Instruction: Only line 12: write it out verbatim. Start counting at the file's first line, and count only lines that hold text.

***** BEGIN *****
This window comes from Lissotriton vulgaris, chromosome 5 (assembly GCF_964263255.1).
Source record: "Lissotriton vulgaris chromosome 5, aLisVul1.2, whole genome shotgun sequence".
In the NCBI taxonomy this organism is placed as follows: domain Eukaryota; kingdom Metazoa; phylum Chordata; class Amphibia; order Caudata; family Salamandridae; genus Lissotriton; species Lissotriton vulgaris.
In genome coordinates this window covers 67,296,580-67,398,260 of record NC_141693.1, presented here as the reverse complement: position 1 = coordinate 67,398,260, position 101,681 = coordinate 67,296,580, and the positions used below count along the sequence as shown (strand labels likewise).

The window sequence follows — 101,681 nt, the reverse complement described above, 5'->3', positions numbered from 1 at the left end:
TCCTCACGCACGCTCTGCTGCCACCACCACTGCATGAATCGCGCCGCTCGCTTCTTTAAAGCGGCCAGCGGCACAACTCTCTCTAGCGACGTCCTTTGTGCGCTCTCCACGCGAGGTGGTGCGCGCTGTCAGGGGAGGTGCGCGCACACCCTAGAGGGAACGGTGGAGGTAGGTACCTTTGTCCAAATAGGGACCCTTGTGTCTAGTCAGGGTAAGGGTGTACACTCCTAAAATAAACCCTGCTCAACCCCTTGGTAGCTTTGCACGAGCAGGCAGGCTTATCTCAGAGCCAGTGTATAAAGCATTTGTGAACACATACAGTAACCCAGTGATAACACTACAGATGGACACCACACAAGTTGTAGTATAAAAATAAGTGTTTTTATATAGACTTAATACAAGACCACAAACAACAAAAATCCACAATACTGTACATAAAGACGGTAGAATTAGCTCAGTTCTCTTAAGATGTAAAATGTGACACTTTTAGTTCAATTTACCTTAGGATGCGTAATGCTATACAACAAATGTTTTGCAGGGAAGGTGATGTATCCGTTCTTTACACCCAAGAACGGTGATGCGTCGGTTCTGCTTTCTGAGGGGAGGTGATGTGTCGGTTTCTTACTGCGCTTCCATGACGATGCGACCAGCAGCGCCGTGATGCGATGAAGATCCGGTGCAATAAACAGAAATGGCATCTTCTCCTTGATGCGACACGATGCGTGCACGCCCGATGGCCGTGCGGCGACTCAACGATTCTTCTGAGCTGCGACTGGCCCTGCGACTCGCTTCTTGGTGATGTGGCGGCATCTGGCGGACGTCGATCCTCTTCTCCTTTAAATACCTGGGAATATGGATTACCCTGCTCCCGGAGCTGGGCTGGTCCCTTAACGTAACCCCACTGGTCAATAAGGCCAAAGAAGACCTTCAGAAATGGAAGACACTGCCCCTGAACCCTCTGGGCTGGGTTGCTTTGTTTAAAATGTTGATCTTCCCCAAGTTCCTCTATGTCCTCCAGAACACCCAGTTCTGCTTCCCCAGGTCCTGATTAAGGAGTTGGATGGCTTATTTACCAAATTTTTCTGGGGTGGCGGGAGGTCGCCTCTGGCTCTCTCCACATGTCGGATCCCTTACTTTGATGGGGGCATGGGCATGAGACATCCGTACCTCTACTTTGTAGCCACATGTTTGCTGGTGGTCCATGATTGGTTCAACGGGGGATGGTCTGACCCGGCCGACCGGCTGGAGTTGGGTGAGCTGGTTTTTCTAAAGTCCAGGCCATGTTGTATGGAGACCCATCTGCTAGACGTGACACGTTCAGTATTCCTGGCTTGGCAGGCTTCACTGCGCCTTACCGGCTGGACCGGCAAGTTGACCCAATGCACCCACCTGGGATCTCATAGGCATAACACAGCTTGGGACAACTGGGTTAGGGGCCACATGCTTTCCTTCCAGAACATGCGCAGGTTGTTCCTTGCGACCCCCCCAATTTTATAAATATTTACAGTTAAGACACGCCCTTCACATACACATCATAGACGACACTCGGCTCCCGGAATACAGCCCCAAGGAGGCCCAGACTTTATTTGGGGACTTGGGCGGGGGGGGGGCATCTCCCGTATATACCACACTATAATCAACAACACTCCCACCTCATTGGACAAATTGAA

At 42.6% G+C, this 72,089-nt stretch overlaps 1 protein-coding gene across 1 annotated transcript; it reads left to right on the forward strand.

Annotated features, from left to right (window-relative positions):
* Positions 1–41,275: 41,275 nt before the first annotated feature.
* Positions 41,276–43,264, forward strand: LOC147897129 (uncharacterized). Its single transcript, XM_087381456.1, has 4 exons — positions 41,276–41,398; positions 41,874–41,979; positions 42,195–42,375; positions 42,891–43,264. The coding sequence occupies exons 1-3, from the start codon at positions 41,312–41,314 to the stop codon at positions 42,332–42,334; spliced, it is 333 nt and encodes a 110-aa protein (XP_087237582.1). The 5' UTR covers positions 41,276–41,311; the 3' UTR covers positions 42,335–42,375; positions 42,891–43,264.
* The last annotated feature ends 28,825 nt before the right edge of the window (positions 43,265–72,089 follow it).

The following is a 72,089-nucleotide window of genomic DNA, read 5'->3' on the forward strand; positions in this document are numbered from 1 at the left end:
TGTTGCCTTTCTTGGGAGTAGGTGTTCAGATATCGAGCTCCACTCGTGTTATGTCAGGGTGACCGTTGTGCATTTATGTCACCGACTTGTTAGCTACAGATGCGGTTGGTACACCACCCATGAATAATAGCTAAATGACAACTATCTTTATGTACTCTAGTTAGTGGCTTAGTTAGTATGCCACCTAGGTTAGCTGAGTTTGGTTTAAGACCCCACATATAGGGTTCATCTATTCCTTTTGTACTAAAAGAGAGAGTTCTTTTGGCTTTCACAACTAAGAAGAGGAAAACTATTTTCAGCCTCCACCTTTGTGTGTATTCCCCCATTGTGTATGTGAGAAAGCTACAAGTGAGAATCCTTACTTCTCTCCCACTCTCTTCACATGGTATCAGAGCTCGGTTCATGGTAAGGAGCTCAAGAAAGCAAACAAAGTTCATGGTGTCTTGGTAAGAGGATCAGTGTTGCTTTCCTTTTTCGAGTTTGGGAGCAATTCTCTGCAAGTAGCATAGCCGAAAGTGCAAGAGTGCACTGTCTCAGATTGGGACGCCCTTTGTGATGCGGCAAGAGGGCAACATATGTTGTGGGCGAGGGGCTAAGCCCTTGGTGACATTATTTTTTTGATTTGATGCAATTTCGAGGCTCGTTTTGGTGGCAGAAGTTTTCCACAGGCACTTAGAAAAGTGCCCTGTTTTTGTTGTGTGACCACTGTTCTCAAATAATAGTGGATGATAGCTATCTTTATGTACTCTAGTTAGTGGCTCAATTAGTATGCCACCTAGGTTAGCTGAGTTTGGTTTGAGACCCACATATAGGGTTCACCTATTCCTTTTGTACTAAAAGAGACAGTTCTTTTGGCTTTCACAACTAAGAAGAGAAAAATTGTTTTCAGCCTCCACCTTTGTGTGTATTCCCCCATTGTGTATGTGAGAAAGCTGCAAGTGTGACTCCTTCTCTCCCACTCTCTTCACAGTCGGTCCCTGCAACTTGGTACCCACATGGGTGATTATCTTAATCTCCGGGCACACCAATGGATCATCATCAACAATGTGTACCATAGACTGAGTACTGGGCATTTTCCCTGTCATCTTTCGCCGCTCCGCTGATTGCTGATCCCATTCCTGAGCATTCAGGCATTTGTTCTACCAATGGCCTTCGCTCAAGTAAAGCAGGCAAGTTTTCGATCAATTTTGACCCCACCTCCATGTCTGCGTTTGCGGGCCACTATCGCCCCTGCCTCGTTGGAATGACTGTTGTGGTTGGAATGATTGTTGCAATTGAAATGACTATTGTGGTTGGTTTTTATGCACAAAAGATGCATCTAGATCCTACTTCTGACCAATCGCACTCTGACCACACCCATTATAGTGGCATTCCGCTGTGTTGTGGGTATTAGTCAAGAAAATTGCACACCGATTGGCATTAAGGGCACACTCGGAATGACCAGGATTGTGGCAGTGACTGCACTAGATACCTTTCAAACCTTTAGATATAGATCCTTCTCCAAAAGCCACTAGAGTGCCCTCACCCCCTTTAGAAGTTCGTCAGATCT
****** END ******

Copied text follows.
The following is a 72,089-nucleotide window of genomic DNA, read 5'->3' on the forward strand; positions in this document are numbered from 1 at the left end: